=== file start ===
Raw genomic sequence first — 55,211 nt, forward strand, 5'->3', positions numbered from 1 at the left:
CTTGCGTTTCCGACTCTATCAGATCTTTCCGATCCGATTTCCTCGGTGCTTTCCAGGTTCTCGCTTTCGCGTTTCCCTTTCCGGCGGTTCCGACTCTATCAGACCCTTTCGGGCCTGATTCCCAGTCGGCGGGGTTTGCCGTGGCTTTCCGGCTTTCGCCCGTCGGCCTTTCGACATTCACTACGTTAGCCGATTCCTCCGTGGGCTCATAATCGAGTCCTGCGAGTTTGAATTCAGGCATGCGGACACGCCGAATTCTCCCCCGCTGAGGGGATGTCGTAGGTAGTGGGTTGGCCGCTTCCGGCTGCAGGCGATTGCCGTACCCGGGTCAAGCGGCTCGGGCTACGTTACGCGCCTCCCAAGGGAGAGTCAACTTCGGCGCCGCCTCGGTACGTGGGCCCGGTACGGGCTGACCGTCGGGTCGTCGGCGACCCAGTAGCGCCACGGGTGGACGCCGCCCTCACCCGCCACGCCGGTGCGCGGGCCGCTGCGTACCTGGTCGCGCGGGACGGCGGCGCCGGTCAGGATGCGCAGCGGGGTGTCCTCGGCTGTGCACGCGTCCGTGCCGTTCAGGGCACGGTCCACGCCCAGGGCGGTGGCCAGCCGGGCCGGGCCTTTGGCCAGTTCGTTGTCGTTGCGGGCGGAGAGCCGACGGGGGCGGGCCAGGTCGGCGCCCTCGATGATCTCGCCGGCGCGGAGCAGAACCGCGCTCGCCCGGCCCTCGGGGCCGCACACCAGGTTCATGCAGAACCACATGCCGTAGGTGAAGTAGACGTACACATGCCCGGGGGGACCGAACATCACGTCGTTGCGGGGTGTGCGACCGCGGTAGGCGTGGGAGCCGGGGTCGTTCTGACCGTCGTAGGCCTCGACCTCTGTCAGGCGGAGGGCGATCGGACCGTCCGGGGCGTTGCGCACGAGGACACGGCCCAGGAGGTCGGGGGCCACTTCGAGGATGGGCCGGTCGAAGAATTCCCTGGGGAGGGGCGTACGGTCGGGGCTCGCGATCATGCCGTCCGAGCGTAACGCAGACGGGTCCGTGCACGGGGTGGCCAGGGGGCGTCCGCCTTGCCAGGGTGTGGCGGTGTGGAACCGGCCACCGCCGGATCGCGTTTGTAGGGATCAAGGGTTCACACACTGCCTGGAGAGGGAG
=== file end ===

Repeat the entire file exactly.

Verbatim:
Raw genomic sequence first — 55,211 nt, forward strand, 5'->3', positions numbered from 1 at the left:
CTTGCGTTTCCGACTCTATCAGATCTTTCCGATCCGATTTCCTCGGTGCTTTCCAGGTTCTCGCTTTCGCGTTTCCCTTTCCGGCGGTTCCGACTCTATCAGACCCTTTCGGGCCTGATTCCCAGTCGGCGGGGTTTGCCGTGGCTTTCCGGCTTTCGCCCGTCGGCCTTTCGACATTCACTACGTTAGCCGATTCCTCCGTGGGCTCATAATCGAGTCCTGCGAGTTTGAATTCAGGCATGCGGACACGCCGAATTCTCCCCCGCTGAGGGGATGTCGTAGGTAGTGGGTTGGCCGCTTCCGGCTGCAGGCGATTGCCGTACCCGGGTCAAGCGGCTCGGGCTACGTTACGCGCCTCCCAAGGGAGAGTCAACTTCGGCGCCGCCTCGGTACGTGGGCCCGGTACGGGCTGACCGTCGGGTCGTCGGCGACCCAGTAGCGCCACGGGTGGACGCCGCCCTCACCCGCCACGCCGGTGCGCGGGCCGCTGCGTACCTGGTCGCGCGGGACGGCGGCGCCGGTCAGGATGCGCAGCGGGGTGTCCTCGGCTGTGCACGCGTCCGTGCCGTTCAGGGCACGGTCCACGCCCAGGGCGGTGGCCAGCCGGGCCGGGCCTTTGGCCAGTTCGTTGTCGTTGCGGGCGGAGAGCCGACGGGGGCGGGCCAGGTCGGCGCCCTCGATGATCTCGCCGGCGCGGAGCAGAACCGCGCTCGCCCGGCCCTCGGGGCCGCACACCAGGTTCATGCAGAACCACATGCCGTAGGTGAAGTAGACGTACACATGCCCGGGGGGACCGAACATCACGTCGTTGCGGGGTGTGCGACCGCGGTAGGCGTGGGAGCCGGGGTCGTTCTGACCGTCGTAGGCCTCGACCTCTGTCAGGCGGAGGGCGATCGGACCGTCCGGGGCGTTGCGCACGAGGACACGGCCCAGGAGGTCGGGGGCCACTTCGAGGATGGGCCGGTCGAAGAATTCCCTGGGGAGGGGCGTACGGTCGGGGCTCGCGATCATGCCGTCCGAGCGTAACGCAGACGGGTCCGTGCACGGGGTGGCCAGGGGGCGTCCGCCTTGCCAGGGTGTGGCGGTGTGGAACCGGCCACCGCCGGATCGCGTTTGTAGGGATCAAGGGTTCACACACTGCCTGGAGAGGGAG